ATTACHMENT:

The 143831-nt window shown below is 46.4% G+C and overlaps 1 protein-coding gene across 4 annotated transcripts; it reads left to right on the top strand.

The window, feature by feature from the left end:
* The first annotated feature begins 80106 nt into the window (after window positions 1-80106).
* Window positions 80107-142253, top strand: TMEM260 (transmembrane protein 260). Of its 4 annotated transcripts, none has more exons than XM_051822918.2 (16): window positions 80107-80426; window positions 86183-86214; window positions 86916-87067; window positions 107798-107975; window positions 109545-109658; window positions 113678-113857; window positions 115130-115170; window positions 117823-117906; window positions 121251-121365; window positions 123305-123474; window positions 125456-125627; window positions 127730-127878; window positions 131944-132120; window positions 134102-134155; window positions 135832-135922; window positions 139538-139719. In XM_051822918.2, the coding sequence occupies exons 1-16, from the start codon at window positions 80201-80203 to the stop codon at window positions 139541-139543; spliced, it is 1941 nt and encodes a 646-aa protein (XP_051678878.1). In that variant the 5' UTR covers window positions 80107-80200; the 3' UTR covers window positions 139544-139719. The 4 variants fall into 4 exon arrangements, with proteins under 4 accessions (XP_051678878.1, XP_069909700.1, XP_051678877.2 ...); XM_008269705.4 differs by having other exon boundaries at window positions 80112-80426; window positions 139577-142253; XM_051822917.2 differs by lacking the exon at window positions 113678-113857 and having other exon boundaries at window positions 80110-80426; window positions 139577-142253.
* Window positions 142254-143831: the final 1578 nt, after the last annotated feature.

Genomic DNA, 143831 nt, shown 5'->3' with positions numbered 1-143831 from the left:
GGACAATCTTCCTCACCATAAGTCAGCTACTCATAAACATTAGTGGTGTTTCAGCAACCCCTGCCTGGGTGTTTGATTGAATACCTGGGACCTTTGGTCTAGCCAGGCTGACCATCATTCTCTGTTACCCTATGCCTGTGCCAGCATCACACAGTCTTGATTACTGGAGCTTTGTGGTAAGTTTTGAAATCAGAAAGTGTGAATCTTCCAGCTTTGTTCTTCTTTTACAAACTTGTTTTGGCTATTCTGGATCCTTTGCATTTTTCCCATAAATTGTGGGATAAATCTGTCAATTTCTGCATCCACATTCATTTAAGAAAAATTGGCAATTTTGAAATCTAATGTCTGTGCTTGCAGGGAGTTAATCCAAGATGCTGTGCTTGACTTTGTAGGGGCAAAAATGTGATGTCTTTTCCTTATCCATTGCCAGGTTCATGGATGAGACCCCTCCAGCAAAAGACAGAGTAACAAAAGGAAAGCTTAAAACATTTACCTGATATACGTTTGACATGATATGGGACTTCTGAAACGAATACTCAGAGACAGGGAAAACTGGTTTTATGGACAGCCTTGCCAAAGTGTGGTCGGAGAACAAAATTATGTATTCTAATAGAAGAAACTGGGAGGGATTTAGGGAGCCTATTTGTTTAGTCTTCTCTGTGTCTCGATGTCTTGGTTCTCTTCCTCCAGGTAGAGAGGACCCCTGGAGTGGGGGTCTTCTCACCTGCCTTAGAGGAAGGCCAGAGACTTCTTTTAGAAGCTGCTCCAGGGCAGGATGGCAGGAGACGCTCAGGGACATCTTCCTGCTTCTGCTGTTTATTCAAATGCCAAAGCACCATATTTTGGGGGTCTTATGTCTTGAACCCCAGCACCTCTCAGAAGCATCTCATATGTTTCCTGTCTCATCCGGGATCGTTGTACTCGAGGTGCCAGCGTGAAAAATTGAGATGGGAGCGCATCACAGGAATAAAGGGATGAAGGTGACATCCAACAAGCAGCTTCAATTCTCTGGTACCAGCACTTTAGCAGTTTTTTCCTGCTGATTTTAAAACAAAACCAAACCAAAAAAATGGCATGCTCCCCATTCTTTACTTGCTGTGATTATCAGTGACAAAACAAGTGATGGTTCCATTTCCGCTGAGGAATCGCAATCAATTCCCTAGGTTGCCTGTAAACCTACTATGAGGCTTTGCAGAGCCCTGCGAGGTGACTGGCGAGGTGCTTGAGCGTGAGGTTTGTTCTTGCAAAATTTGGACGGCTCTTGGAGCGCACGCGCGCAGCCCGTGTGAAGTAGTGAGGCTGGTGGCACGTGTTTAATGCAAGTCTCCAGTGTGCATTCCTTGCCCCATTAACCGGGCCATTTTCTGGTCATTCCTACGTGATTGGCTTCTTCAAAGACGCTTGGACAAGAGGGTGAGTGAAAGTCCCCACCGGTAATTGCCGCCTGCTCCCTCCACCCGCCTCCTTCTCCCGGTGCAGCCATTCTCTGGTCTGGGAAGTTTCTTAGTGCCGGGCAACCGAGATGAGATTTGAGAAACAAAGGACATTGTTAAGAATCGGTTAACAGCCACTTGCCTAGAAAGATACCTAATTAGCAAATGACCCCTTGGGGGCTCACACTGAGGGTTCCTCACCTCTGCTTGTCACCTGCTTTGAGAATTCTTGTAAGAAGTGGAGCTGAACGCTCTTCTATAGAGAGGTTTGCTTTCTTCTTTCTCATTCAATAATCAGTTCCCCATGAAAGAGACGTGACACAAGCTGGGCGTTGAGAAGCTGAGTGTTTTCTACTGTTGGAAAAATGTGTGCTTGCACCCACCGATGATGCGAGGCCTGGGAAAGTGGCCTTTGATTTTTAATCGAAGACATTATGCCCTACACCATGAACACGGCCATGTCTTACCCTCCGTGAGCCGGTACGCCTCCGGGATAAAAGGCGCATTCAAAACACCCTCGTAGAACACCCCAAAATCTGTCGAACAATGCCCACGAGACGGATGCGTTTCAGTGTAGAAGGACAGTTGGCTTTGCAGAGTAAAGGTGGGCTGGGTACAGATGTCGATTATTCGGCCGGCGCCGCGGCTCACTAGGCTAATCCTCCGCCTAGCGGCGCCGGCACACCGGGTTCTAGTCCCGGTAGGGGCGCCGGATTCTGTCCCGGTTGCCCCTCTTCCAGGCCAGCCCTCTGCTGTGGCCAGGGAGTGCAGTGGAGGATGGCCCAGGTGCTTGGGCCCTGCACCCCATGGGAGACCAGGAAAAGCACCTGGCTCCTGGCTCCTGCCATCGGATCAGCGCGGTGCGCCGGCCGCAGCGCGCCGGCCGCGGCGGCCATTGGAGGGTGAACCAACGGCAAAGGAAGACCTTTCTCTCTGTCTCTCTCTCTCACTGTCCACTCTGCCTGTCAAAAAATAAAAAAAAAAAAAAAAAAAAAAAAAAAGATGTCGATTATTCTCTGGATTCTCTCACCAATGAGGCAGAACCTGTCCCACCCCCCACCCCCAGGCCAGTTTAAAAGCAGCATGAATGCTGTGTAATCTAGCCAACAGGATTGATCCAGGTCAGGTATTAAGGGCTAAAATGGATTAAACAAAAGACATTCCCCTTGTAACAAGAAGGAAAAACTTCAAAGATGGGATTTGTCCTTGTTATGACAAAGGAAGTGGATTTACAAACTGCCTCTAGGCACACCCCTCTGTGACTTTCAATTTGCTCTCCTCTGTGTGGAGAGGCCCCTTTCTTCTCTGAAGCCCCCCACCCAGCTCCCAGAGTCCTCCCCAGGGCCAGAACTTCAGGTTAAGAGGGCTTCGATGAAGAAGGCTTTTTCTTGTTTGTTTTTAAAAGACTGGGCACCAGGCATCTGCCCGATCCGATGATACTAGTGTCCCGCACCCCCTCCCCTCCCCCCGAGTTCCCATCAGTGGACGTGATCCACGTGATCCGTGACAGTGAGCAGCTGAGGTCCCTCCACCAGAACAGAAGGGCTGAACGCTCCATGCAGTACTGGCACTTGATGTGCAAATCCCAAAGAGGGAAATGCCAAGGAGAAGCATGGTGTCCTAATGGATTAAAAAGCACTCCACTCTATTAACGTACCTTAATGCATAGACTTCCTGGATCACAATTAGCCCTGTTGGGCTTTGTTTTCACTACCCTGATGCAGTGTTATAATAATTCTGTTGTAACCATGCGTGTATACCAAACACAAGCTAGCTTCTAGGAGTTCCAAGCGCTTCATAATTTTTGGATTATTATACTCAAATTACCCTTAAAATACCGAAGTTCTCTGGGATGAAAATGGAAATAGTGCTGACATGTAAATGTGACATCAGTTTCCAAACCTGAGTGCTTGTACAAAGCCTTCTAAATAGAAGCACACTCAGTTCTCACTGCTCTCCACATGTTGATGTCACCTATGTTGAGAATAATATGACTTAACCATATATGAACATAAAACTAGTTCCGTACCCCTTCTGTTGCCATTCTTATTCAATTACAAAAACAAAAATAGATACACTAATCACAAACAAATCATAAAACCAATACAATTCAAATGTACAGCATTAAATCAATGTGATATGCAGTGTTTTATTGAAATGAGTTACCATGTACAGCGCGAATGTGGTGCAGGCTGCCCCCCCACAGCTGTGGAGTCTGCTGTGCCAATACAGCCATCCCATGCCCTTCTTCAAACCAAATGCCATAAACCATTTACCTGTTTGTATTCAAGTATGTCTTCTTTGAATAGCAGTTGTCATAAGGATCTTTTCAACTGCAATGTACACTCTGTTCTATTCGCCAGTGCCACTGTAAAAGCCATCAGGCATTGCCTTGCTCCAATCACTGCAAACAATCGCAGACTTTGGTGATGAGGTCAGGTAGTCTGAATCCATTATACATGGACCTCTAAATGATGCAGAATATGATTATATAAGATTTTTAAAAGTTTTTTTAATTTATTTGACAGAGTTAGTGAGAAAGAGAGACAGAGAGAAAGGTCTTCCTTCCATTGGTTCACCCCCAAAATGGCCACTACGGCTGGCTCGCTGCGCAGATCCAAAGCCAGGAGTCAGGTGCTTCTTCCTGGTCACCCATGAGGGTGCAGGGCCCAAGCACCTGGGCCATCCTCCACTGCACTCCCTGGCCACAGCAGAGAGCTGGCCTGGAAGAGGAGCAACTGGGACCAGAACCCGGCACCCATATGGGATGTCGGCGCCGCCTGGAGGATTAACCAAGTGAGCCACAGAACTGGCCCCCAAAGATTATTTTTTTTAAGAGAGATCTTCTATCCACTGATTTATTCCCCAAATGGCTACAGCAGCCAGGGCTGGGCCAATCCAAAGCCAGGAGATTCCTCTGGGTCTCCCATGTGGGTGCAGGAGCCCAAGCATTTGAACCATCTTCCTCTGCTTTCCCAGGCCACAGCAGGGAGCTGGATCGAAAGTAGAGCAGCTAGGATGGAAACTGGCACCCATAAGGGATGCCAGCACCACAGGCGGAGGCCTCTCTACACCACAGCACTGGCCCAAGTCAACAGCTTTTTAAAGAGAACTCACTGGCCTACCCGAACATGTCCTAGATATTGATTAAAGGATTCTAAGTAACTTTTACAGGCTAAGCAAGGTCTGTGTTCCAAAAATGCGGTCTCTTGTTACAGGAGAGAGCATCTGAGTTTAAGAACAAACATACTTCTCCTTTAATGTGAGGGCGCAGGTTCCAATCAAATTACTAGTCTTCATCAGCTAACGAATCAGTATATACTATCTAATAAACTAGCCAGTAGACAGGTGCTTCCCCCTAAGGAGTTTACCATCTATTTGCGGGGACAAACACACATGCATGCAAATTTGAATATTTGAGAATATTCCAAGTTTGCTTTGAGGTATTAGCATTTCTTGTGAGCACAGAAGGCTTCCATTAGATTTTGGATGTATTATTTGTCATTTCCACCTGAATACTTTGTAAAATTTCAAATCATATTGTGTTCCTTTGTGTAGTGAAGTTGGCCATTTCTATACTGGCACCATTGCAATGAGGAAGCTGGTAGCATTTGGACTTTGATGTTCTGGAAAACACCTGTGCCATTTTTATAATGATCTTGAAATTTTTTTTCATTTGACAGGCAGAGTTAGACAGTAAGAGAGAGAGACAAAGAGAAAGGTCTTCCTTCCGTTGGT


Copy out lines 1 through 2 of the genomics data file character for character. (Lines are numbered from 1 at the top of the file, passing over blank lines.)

The 143831-nt window shown below is 46.4% G+C and overlaps 1 protein-coding gene across 4 annotated transcripts; it reads left to right on the top strand.

The window, feature by feature from the left end: